Because distribution channels are generally closed to me or only available if I give up a large percentage of the sale, I focus on selling through my websites. This is ideal for self published authors because affordable web hosting and ecommerce services are readily available, and the writer can enjoy true independence. Actually getting people to my website is a challenge, but it happens with the aids of continual promotion and advertising. I enjoy regular sales of my ebooks and books. I even enjoy providing customer service to my readers, who often appreciate the personal attention from the actual creator of the works they are reading. Through my website, I've reached people all over the world and I regularly get positive feedback from readers. None of this would have been possible if I had not pursued self publishing.

The greatest enjoyment I derive from self publishing is the fact that it gives me a public outlet for my creative endeavors. I can pursue my craft of writing and slowly gain a reputation as a writer. Because I have been writing novels for years, I originally pursued traditional routes to publishing in which I queried agents and publishers. As a fantasy writer, I had written a four-part epic, but I soon learned that this is a tremendously difficult concept to market. Although the majority of commercial fantasy is built around the series format, it does not mean that a publisher is the least bit interested in signing a four-book contract with an unknown author. No matter how cleverly I wrote a query letter, the business person reading it would have to see: "Hi, I'm nobody who has published nothing and would like you to publish four of my novels." That is never going to happen. After numerous inevitable rejections, I at least had the spiteful vindication of knowing that no one rejected me based on my novels. I was rejected based on query letters. So, who needs the rejection squad? Self publishing to the rescue.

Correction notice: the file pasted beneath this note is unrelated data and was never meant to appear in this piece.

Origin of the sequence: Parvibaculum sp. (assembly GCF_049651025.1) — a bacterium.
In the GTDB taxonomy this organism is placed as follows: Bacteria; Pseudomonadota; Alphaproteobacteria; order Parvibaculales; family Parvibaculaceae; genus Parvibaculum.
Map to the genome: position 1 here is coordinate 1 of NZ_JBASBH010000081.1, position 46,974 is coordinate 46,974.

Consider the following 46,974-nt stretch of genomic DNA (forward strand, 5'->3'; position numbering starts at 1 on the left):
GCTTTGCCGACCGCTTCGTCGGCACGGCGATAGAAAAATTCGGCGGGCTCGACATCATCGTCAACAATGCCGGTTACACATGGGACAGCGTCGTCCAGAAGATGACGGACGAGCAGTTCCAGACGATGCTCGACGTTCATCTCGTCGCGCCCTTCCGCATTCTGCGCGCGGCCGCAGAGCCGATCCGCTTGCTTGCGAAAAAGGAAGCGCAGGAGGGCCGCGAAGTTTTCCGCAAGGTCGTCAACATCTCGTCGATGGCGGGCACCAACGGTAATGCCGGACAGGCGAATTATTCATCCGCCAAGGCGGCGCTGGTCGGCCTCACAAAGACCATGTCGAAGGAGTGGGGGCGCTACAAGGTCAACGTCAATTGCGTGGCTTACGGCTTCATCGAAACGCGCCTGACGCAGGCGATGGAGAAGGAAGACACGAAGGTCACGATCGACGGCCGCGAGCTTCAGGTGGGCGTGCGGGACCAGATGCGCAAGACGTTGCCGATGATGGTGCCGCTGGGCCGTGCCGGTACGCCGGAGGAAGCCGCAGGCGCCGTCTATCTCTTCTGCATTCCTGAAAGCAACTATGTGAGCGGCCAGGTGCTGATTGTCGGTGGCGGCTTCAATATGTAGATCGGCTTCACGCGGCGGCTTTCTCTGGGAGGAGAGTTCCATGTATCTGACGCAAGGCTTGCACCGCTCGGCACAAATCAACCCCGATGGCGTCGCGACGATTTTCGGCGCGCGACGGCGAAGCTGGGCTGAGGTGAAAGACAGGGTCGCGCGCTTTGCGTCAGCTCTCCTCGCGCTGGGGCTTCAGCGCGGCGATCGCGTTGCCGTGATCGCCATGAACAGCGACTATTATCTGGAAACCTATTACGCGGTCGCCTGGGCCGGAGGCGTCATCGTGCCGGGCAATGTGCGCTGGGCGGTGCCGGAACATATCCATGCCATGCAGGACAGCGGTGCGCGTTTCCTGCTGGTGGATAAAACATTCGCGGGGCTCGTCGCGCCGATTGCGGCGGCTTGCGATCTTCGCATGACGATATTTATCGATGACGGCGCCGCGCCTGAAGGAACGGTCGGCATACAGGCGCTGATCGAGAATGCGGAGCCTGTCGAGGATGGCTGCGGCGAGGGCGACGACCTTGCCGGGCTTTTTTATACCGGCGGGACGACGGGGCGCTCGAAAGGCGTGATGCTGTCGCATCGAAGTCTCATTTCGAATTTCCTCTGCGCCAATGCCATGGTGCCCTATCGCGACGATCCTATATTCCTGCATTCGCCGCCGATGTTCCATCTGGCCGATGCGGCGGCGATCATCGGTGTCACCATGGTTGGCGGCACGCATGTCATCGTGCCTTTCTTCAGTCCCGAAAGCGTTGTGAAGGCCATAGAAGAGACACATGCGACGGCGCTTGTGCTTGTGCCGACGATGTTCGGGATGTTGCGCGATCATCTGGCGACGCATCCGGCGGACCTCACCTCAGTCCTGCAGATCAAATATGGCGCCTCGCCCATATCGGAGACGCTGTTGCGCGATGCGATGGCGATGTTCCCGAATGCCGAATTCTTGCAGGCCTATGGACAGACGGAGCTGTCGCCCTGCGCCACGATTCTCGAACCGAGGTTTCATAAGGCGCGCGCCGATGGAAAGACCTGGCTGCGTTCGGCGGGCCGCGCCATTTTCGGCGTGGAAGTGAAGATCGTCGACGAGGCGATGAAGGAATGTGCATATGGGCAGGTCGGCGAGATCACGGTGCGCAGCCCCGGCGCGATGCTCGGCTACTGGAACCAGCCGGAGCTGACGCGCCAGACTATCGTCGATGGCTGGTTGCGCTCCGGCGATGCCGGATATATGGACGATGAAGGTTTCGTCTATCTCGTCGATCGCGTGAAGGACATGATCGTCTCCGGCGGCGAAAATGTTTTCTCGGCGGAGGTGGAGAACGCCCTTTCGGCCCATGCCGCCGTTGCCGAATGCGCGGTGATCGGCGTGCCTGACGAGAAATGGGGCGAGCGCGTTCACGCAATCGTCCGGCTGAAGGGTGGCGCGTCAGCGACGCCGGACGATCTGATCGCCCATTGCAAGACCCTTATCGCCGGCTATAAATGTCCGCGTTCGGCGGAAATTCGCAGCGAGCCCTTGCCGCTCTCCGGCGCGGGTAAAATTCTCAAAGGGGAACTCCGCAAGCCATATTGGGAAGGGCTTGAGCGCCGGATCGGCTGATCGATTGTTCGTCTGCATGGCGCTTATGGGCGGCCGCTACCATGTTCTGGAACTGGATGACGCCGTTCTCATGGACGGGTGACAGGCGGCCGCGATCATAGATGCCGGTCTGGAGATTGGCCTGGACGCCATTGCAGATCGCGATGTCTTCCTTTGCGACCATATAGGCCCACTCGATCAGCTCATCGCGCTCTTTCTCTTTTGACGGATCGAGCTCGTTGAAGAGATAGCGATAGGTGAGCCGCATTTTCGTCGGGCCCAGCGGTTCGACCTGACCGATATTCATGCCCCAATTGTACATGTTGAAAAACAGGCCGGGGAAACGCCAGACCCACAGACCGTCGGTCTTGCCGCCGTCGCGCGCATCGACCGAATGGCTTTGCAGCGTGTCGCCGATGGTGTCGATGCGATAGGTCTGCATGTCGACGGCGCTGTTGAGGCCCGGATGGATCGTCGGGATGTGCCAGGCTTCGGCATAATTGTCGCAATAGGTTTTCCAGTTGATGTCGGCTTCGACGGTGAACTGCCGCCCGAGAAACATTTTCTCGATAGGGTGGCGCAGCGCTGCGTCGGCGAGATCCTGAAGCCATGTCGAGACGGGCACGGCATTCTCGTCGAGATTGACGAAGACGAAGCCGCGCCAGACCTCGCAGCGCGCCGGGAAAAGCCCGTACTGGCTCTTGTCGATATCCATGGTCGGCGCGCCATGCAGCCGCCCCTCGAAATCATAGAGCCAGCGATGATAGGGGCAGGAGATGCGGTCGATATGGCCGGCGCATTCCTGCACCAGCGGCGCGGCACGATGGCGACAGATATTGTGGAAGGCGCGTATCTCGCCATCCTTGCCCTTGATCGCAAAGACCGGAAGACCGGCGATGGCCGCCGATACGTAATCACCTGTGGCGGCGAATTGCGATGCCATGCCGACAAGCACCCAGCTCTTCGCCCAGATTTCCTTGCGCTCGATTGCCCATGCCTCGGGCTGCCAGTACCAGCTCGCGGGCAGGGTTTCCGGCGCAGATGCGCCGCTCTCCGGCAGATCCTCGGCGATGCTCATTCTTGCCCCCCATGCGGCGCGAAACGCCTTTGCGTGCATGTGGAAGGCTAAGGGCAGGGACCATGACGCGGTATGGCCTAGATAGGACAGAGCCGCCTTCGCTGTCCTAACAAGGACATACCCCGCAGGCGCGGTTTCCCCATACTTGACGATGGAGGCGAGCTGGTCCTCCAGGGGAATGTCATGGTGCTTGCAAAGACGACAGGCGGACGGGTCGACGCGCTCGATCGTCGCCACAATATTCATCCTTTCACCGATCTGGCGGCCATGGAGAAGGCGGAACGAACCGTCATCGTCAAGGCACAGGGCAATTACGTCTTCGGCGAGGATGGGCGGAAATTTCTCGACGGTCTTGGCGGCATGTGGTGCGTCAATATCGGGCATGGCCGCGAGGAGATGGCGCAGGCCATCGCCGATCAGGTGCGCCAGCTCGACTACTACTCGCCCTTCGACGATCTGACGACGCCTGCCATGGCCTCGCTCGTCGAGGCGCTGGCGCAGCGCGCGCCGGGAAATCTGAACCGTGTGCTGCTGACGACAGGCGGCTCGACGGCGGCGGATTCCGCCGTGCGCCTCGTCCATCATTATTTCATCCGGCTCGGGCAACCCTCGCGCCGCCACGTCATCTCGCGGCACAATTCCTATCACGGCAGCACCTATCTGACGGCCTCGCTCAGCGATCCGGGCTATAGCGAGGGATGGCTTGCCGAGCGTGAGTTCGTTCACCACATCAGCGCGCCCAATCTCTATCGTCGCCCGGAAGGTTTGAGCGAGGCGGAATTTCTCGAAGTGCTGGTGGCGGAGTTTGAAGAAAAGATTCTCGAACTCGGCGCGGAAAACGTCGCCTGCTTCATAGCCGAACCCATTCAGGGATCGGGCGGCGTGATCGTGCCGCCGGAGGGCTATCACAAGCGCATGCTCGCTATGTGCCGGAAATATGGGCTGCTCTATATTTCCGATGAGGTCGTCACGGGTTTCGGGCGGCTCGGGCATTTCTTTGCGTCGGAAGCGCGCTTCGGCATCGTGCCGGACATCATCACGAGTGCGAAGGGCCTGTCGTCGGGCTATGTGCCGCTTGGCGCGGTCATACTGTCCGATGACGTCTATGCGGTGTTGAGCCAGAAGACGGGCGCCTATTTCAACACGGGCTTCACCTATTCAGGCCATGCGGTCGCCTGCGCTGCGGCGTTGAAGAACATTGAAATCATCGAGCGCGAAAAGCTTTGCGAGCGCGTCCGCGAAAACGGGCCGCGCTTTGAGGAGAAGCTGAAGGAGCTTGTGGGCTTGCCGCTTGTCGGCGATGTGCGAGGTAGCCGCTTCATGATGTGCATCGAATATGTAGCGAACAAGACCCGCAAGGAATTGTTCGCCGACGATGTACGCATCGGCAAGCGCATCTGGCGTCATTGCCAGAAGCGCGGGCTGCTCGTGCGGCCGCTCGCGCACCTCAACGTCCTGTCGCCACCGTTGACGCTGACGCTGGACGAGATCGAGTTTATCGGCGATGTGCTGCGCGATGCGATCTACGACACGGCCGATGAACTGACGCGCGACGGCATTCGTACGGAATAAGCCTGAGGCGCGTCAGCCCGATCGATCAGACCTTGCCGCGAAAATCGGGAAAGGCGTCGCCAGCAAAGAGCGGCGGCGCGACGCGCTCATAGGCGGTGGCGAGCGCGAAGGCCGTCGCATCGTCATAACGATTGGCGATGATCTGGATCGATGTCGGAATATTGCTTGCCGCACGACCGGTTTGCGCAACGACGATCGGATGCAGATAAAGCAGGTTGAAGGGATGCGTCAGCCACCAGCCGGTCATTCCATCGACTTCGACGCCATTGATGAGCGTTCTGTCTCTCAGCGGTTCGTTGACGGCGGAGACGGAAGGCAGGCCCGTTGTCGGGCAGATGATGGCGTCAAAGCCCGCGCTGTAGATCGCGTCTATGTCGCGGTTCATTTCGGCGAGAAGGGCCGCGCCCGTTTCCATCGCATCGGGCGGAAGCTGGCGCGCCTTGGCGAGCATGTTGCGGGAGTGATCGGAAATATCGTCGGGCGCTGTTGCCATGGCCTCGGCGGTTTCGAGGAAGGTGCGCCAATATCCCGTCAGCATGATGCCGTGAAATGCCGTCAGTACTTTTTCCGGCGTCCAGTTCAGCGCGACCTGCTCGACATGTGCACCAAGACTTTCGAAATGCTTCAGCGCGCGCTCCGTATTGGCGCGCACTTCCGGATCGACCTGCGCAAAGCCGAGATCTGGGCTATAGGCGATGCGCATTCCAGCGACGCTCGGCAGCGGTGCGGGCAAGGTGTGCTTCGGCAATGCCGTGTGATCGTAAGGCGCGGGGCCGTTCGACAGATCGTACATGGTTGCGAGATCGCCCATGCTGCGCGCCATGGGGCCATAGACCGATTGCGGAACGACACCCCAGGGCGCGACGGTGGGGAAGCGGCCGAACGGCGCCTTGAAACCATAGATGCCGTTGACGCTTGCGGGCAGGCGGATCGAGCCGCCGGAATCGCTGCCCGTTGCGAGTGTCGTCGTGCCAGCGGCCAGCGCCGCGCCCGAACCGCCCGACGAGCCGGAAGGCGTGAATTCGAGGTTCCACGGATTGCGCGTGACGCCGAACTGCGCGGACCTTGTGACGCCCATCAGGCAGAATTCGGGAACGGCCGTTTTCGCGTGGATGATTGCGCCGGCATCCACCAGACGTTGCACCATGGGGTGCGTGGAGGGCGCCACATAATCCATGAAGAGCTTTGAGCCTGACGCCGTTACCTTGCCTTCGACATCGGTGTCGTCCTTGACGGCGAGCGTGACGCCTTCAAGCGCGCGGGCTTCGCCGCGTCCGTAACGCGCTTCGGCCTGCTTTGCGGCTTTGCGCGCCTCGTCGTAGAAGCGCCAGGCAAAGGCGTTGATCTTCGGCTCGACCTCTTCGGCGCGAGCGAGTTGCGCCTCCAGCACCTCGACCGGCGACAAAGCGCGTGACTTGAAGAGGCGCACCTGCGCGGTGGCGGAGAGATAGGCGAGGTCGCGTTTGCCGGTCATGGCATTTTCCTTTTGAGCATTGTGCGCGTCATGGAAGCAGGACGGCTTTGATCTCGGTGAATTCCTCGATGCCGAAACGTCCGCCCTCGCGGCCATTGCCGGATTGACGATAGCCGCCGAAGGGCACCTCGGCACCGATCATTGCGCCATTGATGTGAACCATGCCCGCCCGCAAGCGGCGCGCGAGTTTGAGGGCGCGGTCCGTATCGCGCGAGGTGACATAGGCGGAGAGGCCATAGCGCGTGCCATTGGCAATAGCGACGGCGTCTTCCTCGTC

Admittedly self publishing is an imperfect solution for authors. I have to invest in myself and suffer the consequences of obscurity and limited channels of distribution. But at least I'm out there. People do read my novels. Maybe the day will come when I have significant sales and can enjoy greater financial rewards from my writing. I would certainly enjoy that too.

I do not hesitate to recommend self publishing to writers. My advice is to be realistic, understand the significant barriers to actual success, watch your budget because self publishing investments vary wildly, and tell yourself that you have every right to put your creations in the public arena.

Tracy Falbe is the author of The Rys Chronicles epic fantasy series available at where the first novel Union of Renegades is a free fantasy ebook.

Friday, 10 July 2009

Writers and artists competition

Aesthetica, is a bi-monthly arts and culture magazine with sections dedicated to visual art, literature, theatre, film and music. The magazine is currently seeking short fiction and poetry entries for the Aesthetica Creative Works Competition.